Bottom Line: Adults who had pediatric-onset of multiple sclerosis (MS) before they were 18 were more likely to have greater cognitive consequences than patients who developed MS as adults. This study used Swedish registry data and included 5,704 patients with MS (300 of whom had pediatric-onset of the disease), and it compared test scores reflective of information-processing efficiency. Researchers report scores were lower, and declined faster, among patients with pediatric-onset MS compared to patients with adult-onset MS. Additionally, patients with pediatric-onset MS were more likely to experience cognitive impairment. Study limitations include misclassification of patients because the date of MS onset was largely based on self-reported symptoms.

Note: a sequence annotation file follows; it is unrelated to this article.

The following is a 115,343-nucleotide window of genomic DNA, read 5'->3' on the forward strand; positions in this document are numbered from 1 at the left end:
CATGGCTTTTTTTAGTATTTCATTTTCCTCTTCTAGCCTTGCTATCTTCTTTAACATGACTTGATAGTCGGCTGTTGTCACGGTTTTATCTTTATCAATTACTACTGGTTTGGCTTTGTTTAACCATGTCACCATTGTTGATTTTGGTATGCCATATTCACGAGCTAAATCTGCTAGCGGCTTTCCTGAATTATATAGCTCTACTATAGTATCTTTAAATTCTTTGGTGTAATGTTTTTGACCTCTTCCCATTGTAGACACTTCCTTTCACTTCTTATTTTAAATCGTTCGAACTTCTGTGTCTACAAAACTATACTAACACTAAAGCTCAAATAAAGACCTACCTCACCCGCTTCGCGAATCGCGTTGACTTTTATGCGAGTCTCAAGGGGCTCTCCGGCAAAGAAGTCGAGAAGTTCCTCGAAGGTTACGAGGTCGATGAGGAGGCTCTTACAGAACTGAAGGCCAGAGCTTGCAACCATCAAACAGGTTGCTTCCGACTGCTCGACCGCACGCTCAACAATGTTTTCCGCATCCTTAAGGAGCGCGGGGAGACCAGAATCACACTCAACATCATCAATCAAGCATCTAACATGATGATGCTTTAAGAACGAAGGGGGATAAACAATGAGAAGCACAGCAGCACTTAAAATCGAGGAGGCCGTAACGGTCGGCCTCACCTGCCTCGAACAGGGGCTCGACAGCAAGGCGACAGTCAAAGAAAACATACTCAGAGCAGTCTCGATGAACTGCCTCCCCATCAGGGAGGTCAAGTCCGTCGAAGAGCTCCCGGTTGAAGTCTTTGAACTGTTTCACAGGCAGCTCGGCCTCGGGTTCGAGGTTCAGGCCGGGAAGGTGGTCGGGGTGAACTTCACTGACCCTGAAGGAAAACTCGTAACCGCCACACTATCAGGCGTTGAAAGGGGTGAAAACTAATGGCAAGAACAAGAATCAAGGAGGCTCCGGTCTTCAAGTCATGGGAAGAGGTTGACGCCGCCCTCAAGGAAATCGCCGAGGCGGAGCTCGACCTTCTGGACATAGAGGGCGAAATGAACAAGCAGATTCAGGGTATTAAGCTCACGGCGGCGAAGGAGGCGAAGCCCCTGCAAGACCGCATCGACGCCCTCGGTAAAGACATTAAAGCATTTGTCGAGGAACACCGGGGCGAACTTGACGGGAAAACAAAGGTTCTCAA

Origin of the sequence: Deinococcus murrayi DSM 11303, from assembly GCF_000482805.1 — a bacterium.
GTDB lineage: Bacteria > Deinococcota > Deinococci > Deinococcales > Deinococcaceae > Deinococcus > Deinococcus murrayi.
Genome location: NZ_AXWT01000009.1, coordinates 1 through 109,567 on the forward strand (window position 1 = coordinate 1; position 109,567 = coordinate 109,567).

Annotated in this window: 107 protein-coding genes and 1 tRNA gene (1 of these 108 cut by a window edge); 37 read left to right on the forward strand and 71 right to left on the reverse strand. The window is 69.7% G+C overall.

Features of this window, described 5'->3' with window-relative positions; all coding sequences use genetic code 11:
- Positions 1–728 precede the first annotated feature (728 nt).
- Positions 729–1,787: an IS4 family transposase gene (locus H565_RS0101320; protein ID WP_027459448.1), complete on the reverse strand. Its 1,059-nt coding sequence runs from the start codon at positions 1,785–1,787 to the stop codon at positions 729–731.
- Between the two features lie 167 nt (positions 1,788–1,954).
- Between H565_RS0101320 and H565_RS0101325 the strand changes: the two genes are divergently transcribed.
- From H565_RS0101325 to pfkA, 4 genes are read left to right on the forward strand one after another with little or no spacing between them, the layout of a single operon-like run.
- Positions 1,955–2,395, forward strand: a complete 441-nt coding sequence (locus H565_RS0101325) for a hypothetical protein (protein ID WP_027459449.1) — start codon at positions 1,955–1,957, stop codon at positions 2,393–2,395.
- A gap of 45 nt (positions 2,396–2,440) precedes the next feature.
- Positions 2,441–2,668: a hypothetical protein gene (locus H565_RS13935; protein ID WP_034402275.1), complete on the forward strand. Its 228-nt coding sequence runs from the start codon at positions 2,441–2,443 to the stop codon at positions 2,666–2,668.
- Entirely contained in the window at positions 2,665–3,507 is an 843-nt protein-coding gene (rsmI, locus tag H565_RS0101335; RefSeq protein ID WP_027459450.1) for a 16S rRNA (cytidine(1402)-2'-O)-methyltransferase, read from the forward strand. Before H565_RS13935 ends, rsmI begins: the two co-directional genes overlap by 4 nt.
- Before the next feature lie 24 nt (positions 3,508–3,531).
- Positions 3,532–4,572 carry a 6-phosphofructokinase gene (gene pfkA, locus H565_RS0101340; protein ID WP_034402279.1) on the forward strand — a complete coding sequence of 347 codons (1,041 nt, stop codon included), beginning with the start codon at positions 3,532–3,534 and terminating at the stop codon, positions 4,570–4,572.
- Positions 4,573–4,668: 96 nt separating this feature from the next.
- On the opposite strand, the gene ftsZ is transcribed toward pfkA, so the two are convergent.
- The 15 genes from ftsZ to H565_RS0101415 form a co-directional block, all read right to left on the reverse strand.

Authors: Jan Hillert, M.D., Ph.D., Karolinska Institutet, Stockholm, Sweden, and coauthors
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